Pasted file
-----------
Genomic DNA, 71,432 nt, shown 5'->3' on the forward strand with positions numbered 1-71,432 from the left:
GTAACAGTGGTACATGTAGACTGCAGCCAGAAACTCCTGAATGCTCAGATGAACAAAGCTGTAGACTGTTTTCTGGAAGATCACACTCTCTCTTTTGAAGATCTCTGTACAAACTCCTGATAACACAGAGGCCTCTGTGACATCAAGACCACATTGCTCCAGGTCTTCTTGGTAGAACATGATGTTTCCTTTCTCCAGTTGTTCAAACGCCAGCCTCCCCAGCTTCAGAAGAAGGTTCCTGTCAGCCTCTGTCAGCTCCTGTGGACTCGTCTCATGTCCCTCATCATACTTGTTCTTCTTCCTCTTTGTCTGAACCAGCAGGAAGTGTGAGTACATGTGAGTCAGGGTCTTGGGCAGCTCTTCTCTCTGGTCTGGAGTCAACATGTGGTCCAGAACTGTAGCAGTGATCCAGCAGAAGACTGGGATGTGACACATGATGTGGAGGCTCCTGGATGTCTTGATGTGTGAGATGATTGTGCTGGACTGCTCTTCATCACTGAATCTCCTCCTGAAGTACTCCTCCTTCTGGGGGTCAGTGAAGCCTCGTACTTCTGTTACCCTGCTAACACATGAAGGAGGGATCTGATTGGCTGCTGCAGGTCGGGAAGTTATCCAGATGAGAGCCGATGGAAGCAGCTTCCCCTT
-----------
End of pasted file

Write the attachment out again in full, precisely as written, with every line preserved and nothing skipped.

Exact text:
Genomic DNA, 71,432 nt, shown 5'->3' on the forward strand with positions numbered 1-71,432 from the left:
GTAACAGTGGTACATGTAGACTGCAGCCAGAAACTCCTGAATGCTCAGATGAACAAAGCTGTAGACTGTTTTCTGGAAGATCACACTCTCTCTTTTGAAGATCTCTGTACAAACTCCTGATAACACAGAGGCCTCTGTGACATCAAGACCACATTGCTCCAGGTCTTCTTGGTAGAACATGATGTTTCCTTTCTCCAGTTGTTCAAACGCCAGCCTCCCCAGCTTCAGAAGAAGGTTCCTGTCAGCCTCTGTCAGCTCCTGTGGACTCGTCTCATGTCCCTCATCATACTTGTTCTTCTTCCTCTTTGTCTGAACCAGCAGGAAGTGTGAGTACATGTGAGTCAGGGTCTTGGGCAGCTCTTCTCTCTGGTCTGGAGTCAACATGTGGTCCAGAACTGTAGCAGTGATCCAGCAGAAGACTGGGATGTGACACATGATGTGGAGGCTCCTGGATGTCTTGATGTGTGAGATGATTGTGCTGGACTGCTCTTCATCACTGAATCTCCTCCTGAAGTACTCCTCCTTCTGGGGGTCAGTGAAGCCTCGTACTTCTGTTACCCTGCTAACACATGAAGGAGGGATCTGATTGGCTGCTGCAGGTCGGGAAGTTATCCAGATGAGAGCCGATGGAAGCAGCTTCCCCTT